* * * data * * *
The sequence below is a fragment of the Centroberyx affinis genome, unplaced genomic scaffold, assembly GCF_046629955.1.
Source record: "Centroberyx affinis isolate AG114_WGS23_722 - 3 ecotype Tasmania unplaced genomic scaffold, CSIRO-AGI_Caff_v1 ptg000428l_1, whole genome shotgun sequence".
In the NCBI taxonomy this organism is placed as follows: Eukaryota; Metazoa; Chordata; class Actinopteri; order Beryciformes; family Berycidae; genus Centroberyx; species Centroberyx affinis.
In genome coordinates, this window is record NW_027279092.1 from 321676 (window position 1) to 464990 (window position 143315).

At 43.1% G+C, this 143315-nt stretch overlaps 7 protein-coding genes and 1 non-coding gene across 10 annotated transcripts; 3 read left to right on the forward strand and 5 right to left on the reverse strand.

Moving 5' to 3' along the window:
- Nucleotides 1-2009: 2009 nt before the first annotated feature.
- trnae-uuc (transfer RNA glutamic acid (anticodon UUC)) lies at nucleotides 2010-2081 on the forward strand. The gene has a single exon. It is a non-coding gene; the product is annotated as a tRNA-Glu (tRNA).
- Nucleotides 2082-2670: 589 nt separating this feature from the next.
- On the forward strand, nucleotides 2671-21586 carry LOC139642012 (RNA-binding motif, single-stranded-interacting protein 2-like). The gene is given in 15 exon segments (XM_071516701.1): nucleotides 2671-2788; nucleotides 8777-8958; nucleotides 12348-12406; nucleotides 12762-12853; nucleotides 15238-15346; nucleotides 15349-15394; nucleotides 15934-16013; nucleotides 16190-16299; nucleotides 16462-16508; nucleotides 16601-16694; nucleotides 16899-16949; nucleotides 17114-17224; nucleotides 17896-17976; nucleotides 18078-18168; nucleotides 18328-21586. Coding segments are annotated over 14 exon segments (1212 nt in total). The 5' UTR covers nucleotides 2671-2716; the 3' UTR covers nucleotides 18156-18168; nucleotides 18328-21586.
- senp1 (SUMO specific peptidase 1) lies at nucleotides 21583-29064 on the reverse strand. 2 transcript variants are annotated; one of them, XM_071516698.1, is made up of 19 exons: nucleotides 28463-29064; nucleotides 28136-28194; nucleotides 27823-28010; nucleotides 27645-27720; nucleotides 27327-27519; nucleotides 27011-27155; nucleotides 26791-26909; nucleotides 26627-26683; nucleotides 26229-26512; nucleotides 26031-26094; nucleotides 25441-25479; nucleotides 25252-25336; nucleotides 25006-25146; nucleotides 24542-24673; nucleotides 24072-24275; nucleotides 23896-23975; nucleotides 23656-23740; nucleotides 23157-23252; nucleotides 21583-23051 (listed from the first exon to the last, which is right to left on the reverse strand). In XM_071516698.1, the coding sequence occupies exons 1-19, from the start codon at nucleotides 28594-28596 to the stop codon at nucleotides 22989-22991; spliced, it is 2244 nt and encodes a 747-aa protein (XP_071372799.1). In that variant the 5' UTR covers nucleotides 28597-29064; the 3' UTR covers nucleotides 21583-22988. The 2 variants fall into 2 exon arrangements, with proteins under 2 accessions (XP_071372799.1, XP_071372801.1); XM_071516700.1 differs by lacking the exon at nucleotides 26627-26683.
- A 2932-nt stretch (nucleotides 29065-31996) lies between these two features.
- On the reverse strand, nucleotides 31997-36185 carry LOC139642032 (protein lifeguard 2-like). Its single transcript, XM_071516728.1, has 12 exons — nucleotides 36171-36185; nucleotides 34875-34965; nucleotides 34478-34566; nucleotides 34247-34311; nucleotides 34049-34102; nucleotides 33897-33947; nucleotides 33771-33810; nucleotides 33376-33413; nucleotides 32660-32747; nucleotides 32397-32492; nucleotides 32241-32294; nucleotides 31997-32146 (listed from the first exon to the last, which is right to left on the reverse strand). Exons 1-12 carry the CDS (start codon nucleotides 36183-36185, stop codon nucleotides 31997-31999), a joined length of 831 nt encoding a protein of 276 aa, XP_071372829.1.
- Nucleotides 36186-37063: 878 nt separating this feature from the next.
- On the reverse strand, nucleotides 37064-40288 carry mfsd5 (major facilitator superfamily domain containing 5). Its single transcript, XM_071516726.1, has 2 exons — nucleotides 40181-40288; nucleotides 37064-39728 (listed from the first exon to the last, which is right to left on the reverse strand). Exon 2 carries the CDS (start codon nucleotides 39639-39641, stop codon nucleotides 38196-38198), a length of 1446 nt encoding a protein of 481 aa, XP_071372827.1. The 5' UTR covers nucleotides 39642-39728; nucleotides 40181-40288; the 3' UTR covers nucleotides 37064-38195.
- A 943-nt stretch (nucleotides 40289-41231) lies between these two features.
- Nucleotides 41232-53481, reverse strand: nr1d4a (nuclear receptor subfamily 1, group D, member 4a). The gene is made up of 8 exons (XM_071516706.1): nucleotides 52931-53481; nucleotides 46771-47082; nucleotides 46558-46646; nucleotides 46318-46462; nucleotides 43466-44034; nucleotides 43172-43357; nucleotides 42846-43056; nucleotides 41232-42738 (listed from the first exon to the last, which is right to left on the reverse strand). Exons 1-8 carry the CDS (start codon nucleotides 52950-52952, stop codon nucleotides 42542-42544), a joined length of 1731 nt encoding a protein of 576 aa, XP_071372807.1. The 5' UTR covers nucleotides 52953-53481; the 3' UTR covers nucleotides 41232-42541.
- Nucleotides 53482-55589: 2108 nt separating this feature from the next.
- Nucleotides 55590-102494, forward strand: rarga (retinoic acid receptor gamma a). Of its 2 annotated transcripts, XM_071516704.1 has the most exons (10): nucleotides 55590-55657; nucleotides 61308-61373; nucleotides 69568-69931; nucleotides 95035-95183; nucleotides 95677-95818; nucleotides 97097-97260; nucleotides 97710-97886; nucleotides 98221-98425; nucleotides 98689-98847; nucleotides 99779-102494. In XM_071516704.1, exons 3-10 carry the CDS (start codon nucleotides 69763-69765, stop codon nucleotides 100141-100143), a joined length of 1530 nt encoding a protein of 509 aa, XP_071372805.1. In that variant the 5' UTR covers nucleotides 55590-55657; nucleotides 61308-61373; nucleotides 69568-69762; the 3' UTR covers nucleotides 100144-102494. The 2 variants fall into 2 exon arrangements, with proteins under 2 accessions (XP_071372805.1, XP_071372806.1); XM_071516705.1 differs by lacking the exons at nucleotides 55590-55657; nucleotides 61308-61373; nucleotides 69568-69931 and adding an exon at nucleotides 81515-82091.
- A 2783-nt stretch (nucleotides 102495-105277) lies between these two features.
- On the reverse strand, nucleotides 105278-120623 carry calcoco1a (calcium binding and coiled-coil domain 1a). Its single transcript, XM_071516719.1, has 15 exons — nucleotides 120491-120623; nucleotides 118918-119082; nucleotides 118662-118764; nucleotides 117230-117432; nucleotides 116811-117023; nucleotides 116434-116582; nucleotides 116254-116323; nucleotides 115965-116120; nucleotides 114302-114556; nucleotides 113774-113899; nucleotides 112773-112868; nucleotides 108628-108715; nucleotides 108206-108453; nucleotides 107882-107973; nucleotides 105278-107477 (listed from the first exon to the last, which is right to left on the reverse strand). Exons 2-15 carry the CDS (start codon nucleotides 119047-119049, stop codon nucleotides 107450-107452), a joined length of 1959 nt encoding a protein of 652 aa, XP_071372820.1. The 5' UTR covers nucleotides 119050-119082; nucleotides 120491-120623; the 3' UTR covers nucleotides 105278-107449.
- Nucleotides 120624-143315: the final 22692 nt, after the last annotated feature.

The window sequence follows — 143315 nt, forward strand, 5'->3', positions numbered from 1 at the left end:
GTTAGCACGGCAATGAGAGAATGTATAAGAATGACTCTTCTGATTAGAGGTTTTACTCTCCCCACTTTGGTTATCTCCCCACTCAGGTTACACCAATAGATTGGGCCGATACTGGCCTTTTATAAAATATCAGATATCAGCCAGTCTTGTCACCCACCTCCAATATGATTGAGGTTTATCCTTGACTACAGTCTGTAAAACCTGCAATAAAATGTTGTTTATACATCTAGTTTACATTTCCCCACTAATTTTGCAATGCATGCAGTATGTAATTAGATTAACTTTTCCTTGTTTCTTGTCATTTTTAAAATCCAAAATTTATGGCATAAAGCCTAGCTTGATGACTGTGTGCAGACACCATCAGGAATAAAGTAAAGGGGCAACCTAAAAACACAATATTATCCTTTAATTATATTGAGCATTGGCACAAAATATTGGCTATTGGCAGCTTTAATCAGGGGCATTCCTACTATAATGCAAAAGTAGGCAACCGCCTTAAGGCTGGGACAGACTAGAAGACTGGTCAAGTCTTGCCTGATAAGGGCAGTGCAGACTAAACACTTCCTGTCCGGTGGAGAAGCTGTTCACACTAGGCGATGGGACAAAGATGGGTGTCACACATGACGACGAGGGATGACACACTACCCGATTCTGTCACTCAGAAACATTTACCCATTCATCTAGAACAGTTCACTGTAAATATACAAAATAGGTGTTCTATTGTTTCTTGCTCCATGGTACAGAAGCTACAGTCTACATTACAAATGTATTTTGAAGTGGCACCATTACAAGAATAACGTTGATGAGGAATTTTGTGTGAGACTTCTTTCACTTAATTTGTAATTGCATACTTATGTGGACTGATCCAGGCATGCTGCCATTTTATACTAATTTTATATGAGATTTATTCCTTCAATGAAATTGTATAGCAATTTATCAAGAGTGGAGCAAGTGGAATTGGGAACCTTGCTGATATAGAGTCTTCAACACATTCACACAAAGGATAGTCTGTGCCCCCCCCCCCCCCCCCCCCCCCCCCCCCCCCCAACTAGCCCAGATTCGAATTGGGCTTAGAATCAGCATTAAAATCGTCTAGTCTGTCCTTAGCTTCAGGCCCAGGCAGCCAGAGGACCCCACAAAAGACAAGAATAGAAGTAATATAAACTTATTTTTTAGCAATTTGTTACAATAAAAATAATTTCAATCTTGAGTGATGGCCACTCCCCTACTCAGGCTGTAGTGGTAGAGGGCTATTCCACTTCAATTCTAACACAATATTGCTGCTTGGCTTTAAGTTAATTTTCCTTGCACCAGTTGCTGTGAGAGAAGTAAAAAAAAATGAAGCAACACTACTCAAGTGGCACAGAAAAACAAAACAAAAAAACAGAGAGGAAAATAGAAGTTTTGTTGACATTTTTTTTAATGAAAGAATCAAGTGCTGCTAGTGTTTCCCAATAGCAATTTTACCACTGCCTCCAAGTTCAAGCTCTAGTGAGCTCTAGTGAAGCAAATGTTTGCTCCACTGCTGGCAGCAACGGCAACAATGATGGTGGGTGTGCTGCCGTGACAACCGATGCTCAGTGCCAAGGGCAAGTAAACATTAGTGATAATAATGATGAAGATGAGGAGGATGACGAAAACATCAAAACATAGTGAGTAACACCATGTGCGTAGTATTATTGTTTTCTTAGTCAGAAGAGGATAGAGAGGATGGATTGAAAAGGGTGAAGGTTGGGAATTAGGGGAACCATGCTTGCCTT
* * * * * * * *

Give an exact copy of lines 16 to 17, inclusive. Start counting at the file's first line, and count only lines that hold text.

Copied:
- A 943-nt stretch (nucleotides 40289-41231) lies between these two features.
- Nucleotides 41232-53481, reverse strand: nr1d4a (nuclear receptor subfamily 1, group D, member 4a). The gene is made up of 8 exons (XM_071516706.1): nucleotides 52931-53481; nucleotides 46771-47082; nucleotides 46558-46646; nucleotides 46318-46462; nucleotides 43466-44034; nucleotides 43172-43357; nucleotides 42846-43056; nucleotides 41232-42738 (listed from the first exon to the last, which is right to left on the reverse strand). Exons 1-8 carry the CDS (start codon nucleotides 52950-52952, stop codon nucleotides 42542-42544), a joined length of 1731 nt encoding a protein of 576 aa, XP_071372807.1. The 5' UTR covers nucleotides 52953-53481; the 3' UTR covers nucleotides 41232-42541.